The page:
One of the things I think most physicians do not do enough is screen for tuberculosis.  One third of the world’s population is infected with tuberculosis and 15 million of those live in the United States.  Two thirds of the cases are found in foreign-born individuals and the states with the highest incidence are New York, California, Florida and Texas. We also need to consider the fact that many individuals have had contact with tuberculosis and may develop active disease sometime in the future.  We say that these patients have latent tuberculosis.

Screening for latent tuberculosis, historically, was done with several types of skin tests which needed to be applied by someone skilled in their use.  The previous standard, the PPD-Intermediate skin test required that a small amount of liquid be injected in a very specific way under the skin and then interpreted by someone skilled in feeling the skin for a reaction 48 and 72 hours after injection.  This complicated procedure is most likely why the test was not done often and why it was frequently misinterpreted.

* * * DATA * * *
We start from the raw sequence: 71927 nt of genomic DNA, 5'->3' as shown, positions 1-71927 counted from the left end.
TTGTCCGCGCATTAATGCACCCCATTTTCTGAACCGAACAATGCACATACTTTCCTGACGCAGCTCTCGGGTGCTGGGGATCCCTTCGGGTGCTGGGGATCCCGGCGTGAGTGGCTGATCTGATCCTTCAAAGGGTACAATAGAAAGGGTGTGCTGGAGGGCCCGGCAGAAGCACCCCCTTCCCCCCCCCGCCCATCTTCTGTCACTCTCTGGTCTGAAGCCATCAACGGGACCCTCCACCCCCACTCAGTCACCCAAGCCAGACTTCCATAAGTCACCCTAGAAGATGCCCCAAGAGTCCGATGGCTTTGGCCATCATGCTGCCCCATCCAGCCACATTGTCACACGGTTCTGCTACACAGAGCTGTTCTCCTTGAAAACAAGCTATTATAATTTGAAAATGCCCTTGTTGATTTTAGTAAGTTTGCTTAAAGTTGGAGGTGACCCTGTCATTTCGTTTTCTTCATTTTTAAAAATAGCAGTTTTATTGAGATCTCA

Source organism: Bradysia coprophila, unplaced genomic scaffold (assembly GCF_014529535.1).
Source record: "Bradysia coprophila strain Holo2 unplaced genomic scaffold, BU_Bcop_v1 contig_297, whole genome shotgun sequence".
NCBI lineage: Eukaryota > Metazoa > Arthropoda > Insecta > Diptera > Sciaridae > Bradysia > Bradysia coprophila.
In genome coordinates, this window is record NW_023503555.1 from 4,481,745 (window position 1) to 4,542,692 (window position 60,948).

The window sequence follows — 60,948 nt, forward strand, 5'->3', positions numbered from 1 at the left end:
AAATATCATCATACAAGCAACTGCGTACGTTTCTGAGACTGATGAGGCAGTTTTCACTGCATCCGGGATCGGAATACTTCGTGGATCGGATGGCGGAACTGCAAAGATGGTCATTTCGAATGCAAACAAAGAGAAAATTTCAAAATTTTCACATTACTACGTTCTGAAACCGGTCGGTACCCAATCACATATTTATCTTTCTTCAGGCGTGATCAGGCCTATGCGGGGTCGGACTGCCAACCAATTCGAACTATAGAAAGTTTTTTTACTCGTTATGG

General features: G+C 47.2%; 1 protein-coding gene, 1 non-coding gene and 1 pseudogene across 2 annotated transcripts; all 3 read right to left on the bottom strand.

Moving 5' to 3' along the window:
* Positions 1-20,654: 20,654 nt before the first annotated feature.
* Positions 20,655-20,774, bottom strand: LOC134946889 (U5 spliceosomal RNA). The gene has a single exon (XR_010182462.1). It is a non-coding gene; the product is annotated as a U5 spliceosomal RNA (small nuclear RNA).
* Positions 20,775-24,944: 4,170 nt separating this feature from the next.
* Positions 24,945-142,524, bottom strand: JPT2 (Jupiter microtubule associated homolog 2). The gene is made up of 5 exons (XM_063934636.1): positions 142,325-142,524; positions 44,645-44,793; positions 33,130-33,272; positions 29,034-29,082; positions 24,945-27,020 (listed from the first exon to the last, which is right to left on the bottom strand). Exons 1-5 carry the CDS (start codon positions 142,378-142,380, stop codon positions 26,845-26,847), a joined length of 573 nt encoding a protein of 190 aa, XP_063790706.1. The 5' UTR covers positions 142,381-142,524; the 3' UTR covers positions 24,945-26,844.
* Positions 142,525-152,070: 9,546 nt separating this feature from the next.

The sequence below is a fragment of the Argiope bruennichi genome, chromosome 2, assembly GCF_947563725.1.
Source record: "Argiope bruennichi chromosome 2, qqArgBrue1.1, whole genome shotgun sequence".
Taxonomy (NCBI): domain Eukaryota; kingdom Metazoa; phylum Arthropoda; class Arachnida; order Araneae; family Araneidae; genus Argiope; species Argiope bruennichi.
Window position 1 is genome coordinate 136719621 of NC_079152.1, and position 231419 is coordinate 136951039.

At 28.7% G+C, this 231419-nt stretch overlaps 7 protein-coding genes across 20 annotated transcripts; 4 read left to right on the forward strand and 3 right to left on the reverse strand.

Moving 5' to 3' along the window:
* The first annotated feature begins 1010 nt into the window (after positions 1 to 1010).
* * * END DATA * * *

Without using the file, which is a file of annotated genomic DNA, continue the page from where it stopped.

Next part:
Recently, a new test for latent tuberculosis is being used.  Many patients are surprised that there is now a blood test to help identify patients with previous tuberculosis contact and who are at risk for developing active tuberculosis. 

Infectious disease specialists and pulmonary specialists prefer the blood test to help identify patients in an easier and more specific way.  Tuberculosis is still a problem for many in America.